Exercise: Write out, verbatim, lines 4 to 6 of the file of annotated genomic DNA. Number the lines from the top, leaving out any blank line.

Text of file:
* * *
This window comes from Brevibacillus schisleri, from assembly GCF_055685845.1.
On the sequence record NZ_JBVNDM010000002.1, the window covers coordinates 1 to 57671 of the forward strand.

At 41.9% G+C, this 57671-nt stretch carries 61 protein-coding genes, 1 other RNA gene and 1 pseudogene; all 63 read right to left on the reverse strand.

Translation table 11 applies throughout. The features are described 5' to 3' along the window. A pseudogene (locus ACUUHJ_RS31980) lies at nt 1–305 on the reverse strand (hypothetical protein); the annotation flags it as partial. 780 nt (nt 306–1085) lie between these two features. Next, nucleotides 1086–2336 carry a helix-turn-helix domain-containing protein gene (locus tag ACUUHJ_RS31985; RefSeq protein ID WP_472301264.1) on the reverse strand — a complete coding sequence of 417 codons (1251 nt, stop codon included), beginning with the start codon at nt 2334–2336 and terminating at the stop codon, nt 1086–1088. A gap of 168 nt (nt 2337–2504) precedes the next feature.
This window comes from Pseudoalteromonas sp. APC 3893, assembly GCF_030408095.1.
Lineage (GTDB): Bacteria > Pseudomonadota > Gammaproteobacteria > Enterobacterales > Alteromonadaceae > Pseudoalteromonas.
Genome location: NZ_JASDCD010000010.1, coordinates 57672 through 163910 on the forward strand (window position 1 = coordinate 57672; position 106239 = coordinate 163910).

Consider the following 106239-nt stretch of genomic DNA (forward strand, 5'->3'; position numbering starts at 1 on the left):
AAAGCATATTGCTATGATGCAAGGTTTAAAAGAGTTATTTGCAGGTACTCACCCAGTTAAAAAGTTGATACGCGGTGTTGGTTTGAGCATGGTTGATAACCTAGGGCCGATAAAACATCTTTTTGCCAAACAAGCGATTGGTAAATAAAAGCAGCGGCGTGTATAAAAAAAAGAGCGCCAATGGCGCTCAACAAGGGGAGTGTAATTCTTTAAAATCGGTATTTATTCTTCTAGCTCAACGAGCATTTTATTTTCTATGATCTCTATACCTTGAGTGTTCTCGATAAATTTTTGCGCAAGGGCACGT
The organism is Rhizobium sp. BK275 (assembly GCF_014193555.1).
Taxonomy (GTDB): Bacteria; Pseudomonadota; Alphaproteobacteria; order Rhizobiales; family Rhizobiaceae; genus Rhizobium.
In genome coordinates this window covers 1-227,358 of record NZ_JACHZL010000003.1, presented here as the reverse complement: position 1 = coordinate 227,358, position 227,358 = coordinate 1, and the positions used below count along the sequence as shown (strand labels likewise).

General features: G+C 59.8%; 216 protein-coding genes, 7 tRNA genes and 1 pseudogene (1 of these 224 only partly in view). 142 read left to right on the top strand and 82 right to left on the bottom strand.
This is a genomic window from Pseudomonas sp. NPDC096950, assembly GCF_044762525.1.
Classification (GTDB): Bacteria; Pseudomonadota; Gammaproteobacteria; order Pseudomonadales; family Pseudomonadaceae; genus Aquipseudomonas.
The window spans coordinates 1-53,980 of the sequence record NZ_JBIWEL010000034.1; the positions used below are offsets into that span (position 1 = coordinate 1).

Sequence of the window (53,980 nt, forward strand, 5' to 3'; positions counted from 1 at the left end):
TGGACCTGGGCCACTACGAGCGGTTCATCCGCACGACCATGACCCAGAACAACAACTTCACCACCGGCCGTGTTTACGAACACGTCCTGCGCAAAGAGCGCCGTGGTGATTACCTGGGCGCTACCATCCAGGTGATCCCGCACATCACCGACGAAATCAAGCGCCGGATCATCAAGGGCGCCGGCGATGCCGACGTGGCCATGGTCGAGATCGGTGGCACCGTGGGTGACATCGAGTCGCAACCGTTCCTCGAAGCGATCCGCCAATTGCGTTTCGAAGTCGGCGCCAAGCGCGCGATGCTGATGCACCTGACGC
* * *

Translation table 11 applies throughout. The features are described 5' to 3' along the window. A pseudogene (locus ACUUHJ_RS31980) lies at nt 1–305 on the reverse strand (hypothetical protein); the annotation flags it as partial. 780 nt (nt 306–1085) lie between these two features. Next, nucleotides 1086–2336 carry a helix-turn-helix domain-containing protein gene (locus tag ACUUHJ_RS31985; RefSeq protein ID WP_472301264.1) on the reverse strand — a complete coding sequence of 417 codons (1251 nt, stop codon included), beginning with the start codon at nt 2334–2336 and terminating at the stop codon, nt 1086–1088. A gap of 168 nt (nt 2337–2504) precedes the next feature.
This window comes from Pseudoalteromonas sp. APC 3893, assembly GCF_030408095.1.
Lineage (GTDB): Bacteria > Pseudomonadota > Gammaproteobacteria > Enterobacterales > Alteromonadaceae > Pseudoalteromonas.